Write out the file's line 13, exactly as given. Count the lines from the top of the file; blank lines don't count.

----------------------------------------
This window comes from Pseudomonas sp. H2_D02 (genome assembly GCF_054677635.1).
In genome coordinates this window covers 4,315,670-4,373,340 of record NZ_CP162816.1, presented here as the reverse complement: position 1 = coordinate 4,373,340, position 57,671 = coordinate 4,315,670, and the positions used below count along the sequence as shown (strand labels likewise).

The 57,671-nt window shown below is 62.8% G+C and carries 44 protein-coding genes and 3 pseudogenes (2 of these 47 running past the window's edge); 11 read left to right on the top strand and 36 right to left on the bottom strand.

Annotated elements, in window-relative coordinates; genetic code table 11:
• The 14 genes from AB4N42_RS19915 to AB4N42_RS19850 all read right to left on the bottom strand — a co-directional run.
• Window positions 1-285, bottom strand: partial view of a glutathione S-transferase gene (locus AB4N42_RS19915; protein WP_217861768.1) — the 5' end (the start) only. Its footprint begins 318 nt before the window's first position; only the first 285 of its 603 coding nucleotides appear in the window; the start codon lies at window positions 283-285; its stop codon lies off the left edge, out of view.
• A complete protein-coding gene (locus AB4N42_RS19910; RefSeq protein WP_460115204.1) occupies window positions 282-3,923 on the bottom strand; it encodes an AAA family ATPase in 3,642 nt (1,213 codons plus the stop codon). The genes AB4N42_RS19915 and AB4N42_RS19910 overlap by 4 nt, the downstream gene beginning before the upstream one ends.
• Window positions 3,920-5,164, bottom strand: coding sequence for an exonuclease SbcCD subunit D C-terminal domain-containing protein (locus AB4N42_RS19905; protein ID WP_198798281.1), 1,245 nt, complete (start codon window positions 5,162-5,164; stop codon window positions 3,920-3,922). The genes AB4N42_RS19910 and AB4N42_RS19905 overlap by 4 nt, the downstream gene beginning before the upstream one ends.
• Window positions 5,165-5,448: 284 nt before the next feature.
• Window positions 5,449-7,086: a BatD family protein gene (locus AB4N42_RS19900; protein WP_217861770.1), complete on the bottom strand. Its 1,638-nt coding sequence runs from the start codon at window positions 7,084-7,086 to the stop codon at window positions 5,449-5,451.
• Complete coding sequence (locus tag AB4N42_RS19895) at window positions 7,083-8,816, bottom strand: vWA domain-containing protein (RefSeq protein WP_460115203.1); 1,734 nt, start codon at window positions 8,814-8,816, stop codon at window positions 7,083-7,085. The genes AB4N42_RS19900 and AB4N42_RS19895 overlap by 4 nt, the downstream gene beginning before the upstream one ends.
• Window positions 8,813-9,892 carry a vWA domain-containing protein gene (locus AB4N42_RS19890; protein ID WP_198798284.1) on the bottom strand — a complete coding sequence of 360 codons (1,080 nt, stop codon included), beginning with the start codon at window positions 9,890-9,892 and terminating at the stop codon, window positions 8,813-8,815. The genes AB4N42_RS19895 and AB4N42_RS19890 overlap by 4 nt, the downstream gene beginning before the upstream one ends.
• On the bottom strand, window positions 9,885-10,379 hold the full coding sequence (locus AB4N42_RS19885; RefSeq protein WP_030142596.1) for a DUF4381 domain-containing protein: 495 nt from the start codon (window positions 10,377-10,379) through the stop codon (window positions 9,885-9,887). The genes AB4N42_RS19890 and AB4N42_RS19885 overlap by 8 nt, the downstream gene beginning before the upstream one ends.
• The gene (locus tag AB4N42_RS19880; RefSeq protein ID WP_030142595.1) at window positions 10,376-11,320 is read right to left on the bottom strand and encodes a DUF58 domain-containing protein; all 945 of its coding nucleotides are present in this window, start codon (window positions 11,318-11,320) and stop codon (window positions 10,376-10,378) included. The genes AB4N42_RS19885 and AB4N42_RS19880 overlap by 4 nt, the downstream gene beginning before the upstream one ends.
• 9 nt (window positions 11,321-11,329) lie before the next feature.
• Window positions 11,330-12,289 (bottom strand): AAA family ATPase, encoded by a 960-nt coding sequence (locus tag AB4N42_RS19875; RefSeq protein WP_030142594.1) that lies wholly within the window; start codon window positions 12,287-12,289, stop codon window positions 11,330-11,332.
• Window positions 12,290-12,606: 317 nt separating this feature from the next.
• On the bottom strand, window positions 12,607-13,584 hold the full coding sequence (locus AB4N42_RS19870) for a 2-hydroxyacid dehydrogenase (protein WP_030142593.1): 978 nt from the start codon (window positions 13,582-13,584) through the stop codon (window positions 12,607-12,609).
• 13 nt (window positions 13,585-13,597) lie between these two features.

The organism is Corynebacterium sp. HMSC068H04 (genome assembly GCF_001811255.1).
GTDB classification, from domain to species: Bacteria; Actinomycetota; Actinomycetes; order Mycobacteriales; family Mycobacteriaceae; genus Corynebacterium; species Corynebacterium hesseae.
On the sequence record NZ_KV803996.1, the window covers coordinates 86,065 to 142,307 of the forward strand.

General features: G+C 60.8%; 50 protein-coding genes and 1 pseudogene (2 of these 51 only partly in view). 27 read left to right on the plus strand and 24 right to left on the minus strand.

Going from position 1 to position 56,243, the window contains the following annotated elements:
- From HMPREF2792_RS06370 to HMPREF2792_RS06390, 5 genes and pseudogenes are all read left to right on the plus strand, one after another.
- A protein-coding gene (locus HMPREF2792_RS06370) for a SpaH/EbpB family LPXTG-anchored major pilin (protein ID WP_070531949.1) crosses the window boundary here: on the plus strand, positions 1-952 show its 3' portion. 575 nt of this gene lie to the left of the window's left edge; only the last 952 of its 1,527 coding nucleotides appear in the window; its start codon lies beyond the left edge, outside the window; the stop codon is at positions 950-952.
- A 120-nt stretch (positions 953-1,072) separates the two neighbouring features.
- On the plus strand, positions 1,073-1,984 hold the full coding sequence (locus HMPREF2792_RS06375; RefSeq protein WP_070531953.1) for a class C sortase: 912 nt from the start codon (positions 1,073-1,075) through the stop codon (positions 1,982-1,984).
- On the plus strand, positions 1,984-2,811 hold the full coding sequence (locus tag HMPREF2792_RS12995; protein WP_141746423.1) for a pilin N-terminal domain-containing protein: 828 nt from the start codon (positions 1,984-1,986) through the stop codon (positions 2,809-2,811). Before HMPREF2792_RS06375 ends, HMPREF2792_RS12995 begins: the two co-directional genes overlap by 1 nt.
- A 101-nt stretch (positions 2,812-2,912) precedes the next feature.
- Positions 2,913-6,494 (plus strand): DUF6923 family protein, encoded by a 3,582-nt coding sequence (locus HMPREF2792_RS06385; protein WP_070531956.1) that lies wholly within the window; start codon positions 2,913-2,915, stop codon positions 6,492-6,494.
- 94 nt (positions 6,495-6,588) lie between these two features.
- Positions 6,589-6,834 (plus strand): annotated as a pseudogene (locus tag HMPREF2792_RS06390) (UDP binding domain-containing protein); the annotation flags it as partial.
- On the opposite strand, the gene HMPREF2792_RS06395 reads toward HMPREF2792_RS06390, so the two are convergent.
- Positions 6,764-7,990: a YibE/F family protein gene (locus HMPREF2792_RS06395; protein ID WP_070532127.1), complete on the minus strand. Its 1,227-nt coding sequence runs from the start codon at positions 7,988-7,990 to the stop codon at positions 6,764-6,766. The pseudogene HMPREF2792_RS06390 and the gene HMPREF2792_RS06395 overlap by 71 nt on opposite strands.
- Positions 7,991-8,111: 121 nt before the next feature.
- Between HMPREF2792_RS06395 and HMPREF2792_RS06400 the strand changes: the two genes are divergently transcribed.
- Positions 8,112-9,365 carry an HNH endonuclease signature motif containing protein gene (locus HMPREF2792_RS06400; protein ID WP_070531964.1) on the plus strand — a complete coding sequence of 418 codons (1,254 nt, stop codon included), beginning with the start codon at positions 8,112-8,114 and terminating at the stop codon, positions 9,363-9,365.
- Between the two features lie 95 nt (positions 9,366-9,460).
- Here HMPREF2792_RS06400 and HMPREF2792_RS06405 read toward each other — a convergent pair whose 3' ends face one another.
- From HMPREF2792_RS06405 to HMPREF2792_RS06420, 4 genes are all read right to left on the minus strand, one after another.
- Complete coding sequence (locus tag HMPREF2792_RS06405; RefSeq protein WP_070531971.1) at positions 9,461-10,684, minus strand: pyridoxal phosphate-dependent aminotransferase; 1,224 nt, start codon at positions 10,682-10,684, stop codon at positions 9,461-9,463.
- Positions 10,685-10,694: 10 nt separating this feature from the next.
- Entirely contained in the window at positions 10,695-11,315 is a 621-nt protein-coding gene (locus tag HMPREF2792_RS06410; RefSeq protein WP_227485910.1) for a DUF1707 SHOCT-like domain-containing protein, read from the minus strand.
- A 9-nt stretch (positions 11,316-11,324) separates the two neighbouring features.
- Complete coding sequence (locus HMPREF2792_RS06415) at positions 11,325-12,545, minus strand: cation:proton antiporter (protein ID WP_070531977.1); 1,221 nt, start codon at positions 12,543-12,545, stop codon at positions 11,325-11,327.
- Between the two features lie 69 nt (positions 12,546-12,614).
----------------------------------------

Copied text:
• On the bottom strand, window positions 9,885-10,379 hold the full coding sequence (locus AB4N42_RS19885; RefSeq protein WP_030142596.1) for a DUF4381 domain-containing protein: 495 nt from the start codon (window positions 10,377-10,379) through the stop codon (window positions 9,885-9,887). The genes AB4N42_RS19890 and AB4N42_RS19885 overlap by 8 nt, the downstream gene beginning before the upstream one ends.